With its sinuous curving line, asymmetrical composition, and integration of colors, forms, and lettering, this poster by the Belgian industrial designer, Hendrikus Van de Velde, ranks among the icons of the Art Nouveau movement. In 1898, the General Manager of the Tropon firm, manufacturers of a health supplement developed from egg whites, commissioned Van de Velde to design posters, packaging and other graphic design pieces for the company. Rather than illustrate people consuming the food additive, Van de Velde enticed viewers’ attention by showing egg whites separating from the yokes and pouring down around the words “est L’Aliment le plus Concentré [Tropon is the most powerful food supplement], in a highly original abstract composition. Van de Velde, influenced by the recently published Paleolithic cave paintings at Altimira in the second decade of the twentieth century, wrote a manuscript on aesthetic theory. He argued that line rather than geometry was the basic component of all art because it was the instinctive way humans made images. The Tropon poster illustrates the designer’s belief in line as the creative force and the carrier of human energy. The swirling line that flows down and then upward, embracing all of the forms, lettering, and ornament, creates a striking and harmonious work of design.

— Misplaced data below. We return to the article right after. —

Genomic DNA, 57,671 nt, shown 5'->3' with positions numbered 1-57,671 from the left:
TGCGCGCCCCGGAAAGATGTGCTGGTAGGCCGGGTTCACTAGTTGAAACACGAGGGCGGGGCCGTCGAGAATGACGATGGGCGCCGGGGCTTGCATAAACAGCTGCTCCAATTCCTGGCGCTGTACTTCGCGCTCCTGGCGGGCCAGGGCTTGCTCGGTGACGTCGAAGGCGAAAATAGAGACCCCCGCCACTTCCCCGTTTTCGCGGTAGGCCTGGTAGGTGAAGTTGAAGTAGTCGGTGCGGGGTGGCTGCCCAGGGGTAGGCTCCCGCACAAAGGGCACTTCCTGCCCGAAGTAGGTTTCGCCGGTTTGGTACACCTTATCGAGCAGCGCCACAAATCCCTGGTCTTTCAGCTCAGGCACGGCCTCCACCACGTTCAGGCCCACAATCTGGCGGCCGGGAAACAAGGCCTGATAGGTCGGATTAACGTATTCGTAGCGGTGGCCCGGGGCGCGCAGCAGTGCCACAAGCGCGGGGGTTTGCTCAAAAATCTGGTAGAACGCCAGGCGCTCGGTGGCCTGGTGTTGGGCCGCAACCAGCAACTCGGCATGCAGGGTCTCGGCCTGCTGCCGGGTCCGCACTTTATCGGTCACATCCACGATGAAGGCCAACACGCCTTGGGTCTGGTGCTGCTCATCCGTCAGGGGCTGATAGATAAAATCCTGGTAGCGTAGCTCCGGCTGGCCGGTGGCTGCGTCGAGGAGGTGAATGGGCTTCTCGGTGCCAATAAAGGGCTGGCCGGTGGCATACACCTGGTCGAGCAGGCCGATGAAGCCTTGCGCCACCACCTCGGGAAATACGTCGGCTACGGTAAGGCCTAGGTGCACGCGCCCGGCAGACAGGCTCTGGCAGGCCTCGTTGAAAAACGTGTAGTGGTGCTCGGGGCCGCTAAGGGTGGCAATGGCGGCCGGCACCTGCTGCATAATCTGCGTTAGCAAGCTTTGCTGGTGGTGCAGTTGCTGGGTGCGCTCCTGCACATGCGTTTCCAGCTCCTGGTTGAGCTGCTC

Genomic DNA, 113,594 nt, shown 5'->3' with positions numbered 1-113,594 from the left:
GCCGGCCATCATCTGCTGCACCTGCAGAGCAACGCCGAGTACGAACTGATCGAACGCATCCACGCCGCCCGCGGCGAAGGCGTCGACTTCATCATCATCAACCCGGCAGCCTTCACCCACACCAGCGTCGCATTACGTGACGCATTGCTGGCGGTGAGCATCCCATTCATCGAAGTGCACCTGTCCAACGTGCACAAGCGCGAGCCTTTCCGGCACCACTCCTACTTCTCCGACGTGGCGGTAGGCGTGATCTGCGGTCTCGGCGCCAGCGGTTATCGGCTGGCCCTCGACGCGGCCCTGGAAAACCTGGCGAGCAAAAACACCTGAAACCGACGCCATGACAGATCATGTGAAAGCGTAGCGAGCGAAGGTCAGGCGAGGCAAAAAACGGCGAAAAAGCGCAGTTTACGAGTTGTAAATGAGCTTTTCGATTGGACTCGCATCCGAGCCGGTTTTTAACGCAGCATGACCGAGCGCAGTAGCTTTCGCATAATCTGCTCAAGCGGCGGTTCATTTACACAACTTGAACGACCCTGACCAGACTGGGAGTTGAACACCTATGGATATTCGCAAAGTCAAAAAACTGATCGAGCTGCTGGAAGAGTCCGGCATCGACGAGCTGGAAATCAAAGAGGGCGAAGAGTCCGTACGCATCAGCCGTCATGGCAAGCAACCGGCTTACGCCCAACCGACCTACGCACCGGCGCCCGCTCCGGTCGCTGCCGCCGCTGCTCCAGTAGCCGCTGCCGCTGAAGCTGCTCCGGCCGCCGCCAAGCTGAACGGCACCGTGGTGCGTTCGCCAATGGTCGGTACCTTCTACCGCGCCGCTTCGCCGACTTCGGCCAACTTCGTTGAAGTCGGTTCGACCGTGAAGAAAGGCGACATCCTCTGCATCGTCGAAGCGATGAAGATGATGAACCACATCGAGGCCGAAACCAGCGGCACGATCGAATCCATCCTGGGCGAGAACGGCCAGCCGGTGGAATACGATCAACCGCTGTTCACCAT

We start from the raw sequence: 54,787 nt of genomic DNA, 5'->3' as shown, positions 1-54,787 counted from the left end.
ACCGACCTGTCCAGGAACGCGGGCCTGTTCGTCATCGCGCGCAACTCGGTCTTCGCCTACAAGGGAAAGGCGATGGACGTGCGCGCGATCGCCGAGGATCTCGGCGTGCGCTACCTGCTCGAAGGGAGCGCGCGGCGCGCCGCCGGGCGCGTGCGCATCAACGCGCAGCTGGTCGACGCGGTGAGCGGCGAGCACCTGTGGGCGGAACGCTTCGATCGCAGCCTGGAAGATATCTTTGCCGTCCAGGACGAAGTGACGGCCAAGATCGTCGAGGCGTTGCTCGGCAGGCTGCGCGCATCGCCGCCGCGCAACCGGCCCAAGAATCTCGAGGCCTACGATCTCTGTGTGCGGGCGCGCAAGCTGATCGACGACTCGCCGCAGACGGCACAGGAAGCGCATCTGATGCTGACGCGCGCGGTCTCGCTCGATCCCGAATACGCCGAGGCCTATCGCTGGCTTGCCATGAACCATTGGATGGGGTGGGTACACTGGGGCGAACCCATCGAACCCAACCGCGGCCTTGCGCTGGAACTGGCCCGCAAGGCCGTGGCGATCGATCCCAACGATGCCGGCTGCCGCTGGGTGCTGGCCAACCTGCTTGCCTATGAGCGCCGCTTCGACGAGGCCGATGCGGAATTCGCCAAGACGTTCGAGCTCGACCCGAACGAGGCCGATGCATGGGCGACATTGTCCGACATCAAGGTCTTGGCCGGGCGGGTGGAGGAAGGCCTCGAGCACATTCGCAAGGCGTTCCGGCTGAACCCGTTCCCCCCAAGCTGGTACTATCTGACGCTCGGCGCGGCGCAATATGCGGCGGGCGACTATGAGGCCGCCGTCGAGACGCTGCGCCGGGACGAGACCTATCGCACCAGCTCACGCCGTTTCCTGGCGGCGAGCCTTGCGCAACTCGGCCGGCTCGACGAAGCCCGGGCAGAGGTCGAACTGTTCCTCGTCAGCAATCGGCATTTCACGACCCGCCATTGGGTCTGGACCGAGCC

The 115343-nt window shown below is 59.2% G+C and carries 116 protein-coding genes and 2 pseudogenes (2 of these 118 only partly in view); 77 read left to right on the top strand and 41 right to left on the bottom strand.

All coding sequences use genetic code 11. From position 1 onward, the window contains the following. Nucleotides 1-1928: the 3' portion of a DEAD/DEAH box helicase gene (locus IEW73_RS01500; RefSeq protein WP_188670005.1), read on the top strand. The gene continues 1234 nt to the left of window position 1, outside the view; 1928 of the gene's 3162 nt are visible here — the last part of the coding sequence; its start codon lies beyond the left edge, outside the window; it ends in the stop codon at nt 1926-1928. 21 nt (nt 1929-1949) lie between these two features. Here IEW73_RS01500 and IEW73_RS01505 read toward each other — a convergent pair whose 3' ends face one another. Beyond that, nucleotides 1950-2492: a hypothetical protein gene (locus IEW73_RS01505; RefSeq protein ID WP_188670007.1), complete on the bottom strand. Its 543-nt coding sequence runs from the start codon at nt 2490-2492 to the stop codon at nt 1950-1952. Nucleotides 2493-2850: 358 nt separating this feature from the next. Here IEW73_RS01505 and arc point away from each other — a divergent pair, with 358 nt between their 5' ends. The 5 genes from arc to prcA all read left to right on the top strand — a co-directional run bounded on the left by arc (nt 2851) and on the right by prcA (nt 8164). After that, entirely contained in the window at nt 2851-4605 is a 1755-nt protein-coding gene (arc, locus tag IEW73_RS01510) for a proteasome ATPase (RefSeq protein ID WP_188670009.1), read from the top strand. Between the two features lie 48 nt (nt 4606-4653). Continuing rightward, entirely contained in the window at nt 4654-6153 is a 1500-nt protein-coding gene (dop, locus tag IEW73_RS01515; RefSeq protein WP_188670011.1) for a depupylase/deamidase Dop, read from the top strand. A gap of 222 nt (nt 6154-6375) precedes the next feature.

Poster: Tropon est L'Aliment le Plus Concentré (Tropon, the Most Concentrated Food Supplement), 1898. Designed by Henry Van de Velde. Museum purchase through gift of Mr. and Mrs. Lee S. Ainslie III, Marilyn Friedman, and Nancy Marks; General Acquisitions Endowment; Drawings & Prints Council Fund. 2007-2-1.